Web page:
There is a perception that digital textbooks should be cheaper than printed ones. From what I have seen and understand, not only is this not the case, but there is typically good reason. For one, the print and distribution costs are not 50-75% of the cost of creating a book, despite expectations or perceptions. Not that there is not room for further supply chain or production efficiencies, but frankly, just because it is electronic does not mean it will cost less.
To back up this observation, a recent study by CampusBooks.com reports that renting or buying a used textbook was cheapest for 91.6% of the top 1000 textbooks for back-to-school. The other 8.4% of the time, e-books were less expensive -- somtimes significantly so.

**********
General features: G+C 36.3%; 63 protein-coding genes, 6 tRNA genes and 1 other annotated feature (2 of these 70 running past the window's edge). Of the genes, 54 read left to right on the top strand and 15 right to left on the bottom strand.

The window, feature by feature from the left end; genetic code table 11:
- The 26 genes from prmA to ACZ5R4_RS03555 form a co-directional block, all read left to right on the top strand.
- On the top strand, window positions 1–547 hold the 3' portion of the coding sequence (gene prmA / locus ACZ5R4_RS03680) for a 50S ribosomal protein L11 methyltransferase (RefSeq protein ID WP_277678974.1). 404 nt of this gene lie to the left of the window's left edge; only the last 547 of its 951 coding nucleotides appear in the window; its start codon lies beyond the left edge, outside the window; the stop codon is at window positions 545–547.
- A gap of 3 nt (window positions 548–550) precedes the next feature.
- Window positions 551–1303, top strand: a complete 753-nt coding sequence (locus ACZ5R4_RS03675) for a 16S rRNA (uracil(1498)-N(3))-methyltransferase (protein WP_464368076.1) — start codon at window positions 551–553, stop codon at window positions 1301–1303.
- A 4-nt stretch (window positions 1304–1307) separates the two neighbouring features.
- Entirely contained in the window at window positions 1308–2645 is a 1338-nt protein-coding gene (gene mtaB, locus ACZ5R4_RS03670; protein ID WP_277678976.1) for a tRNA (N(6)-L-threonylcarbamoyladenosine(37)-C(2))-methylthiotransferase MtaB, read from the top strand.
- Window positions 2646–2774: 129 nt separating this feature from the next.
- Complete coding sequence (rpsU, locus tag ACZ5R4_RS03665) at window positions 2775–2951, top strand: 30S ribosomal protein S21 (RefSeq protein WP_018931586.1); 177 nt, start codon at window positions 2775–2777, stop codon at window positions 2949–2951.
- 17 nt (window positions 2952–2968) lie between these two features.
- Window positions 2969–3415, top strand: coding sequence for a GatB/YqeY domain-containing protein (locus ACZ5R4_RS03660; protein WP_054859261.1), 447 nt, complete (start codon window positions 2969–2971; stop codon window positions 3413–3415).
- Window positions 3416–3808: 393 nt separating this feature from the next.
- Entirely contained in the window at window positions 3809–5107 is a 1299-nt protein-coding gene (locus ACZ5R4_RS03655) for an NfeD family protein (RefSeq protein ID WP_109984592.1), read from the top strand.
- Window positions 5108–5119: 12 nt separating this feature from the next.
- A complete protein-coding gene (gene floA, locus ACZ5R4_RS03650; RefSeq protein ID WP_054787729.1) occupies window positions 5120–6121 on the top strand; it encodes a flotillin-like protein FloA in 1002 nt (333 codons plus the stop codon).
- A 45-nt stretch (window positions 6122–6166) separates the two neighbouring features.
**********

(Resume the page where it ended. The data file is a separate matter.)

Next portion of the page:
On a separate note, while something of a press release, the story does point out (once again) the importance of stores being a part of price comparison. We know students engage in price comparison, and that the trend to do so is increasing. If stores do not participate in such comparisons they are out of the equation from the perspective of purchasing decision.
Welcome to The CITE -- a blog on Course materials, Innovation, and Technology in Education, created by Mark Nelson and now part of the Publications Department of the National Association of College Stores. CITE is a pun with multiple meanings - referring to cite as in citation, something people reference; site as in location, website, or place people go to; and sight as in foresight or looking ahead to what is coming. Comments, discussion, feedback and ideas are welcome.